Born in Lisbon, Sérgio Silva began to study organ at the Gregorian Institute of Lisbon, under João Vaz and António Esteirero.  After finishing a degree in information technology and managment at the ISCTE, he took a licentiate degree in music, specifically in organ performance, at the University of Évora, under the supervision of João Vaz, on the theme “The tentosde meio registo and the batalhas of Pedro de Araújo: questons of authorship and critical edition”, under the suervision of João Vaz and João Pedro d’Alvarenga.  In addition, his tradining was completed by his contact with internationally renowned musicians such as José Luís González Uriol, Luigi Ferdinando Tagliavini, Jan Wilhelm Jansen, Hans-Ola Ericsson and Kristian Olesen.  He has performed as a soloist in various places in Portugal and in Spain, notably in the Lisbon International Organ Festival, the Organ Days in Saragossa and in the Inaugural Concerts of the Six Organs of the Royal Basilica of Mafra.  As an ensemble player, he has collaborated with the Gulbenkian Orchestra, the Gulbenkian Choir, the Portuguese Symphony Orchestra, the Choir of the São Carlos National Theatre, Capella Patriarchal, Voces Caelestes, Introitus, Sete Lágrimas and others.  He is currently professor of organ at the Gregorian Institute of Lisbon and at the Diocesan School of Sacred Music in Lisbon, and is titular organist of the Basílica da Estrela and the Church of St Nicholas (Lisbon).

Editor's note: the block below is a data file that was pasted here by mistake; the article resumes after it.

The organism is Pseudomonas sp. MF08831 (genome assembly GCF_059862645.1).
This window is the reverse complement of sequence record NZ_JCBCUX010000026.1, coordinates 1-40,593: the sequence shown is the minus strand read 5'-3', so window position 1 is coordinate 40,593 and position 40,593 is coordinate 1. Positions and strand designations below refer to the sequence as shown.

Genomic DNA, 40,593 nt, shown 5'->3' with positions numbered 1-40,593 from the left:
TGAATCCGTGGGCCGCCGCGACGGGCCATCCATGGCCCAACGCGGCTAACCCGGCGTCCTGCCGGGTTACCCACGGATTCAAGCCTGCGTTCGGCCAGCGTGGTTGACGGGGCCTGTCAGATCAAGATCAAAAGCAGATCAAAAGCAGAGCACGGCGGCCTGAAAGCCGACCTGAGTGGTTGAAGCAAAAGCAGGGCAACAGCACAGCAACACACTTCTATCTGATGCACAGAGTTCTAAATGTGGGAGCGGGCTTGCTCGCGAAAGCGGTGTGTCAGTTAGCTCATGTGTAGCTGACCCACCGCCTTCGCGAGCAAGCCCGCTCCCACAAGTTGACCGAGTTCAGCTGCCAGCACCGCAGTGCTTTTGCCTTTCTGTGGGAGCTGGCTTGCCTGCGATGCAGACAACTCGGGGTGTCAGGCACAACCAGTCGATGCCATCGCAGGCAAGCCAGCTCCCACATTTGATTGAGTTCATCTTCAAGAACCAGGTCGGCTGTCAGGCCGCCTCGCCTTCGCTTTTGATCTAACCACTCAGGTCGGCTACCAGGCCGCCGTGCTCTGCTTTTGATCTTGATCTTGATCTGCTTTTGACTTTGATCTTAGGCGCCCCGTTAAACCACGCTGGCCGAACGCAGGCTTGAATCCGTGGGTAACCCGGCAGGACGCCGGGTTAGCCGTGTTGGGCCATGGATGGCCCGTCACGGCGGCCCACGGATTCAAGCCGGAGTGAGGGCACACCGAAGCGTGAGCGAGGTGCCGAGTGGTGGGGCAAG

Patrycja Gabrel

 

Patrycja Gabrel began her musical education at the age of seven, becoming a member, at eleven, of the Schola Cantorum Bialostociensis, one of the best female choirs in Poland.  She graduated in singing from the Fryderyk Chopin Music Conservatory in Warsaw, and continued her training at the Escuela Superior Reina Sofia in Madrid under Tom Krause, also studying with Riri Greist, Teresa Berganza and Charles Kellis.  Having been awarded grants from the Polish Ministry of Culture and the Escuela Superior Reina Sofia, she won the Alfredo Kraus Singing Prize for Young Musicians, and the Radio Poland 2 Prize in the “Art of Contemporary Song” competition.  She has performed on all the main stages of Poland, including the Warsaw Opera Theatre and the Warsaw Philharmonia, and in halls in a number of European countries, such as the Auditorio Nacional in Madrid and the Palau de la Musicai n Barcelona.  In Portugal, she first appeared in March 2011 in the Large Auditorium of the Gulbenkian Foundation, in the role of Solvei gin Greig’s Peer Gynt Suite, with the Gulbenkian Orchestra.  She currently works with the Gulbenkian Choir.

 


Carolina Figueiredo